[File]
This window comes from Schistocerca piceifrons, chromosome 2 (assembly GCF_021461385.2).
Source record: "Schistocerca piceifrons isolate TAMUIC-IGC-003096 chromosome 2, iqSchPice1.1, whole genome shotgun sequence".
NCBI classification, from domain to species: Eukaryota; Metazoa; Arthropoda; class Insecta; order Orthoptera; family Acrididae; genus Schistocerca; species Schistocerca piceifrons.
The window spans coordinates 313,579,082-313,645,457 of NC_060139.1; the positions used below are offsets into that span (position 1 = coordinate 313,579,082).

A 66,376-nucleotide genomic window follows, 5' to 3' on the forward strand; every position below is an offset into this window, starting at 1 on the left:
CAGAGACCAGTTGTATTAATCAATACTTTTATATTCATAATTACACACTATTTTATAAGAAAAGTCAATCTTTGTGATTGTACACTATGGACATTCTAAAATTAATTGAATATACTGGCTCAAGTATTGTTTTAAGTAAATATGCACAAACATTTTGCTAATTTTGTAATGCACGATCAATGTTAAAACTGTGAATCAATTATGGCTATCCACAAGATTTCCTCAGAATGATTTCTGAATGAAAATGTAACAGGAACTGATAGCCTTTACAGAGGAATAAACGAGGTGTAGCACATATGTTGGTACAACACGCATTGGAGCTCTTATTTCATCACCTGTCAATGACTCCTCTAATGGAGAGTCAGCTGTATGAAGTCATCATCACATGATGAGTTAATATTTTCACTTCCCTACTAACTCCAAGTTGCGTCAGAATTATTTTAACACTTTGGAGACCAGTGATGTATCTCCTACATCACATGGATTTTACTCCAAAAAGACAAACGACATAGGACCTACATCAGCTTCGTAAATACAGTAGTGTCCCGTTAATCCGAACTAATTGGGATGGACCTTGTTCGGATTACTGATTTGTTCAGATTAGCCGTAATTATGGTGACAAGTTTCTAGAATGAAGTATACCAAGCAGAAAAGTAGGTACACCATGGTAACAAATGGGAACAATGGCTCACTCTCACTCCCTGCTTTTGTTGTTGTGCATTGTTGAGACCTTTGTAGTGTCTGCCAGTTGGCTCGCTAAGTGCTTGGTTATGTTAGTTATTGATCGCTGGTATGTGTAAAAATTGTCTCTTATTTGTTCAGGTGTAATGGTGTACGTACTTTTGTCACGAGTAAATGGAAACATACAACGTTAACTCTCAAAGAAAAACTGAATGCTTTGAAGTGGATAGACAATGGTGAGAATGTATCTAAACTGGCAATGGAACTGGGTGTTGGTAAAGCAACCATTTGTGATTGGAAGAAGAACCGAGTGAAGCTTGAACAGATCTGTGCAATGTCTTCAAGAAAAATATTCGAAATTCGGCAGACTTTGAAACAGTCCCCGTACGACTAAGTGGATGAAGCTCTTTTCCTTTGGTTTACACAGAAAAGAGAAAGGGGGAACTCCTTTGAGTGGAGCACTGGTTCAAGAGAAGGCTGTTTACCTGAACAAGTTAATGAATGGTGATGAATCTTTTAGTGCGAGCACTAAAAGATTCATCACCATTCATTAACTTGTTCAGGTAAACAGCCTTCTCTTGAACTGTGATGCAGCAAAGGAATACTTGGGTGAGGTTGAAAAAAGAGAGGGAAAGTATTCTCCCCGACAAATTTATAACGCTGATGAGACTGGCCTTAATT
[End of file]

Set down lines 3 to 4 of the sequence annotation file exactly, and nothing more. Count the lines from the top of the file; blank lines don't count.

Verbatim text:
NCBI classification, from domain to species: Eukaryota; Metazoa; Arthropoda; class Insecta; order Orthoptera; family Acrididae; genus Schistocerca; species Schistocerca piceifrons.
The window spans coordinates 313,579,082-313,645,457 of NC_060139.1; the positions used below are offsets into that span (position 1 = coordinate 313,579,082).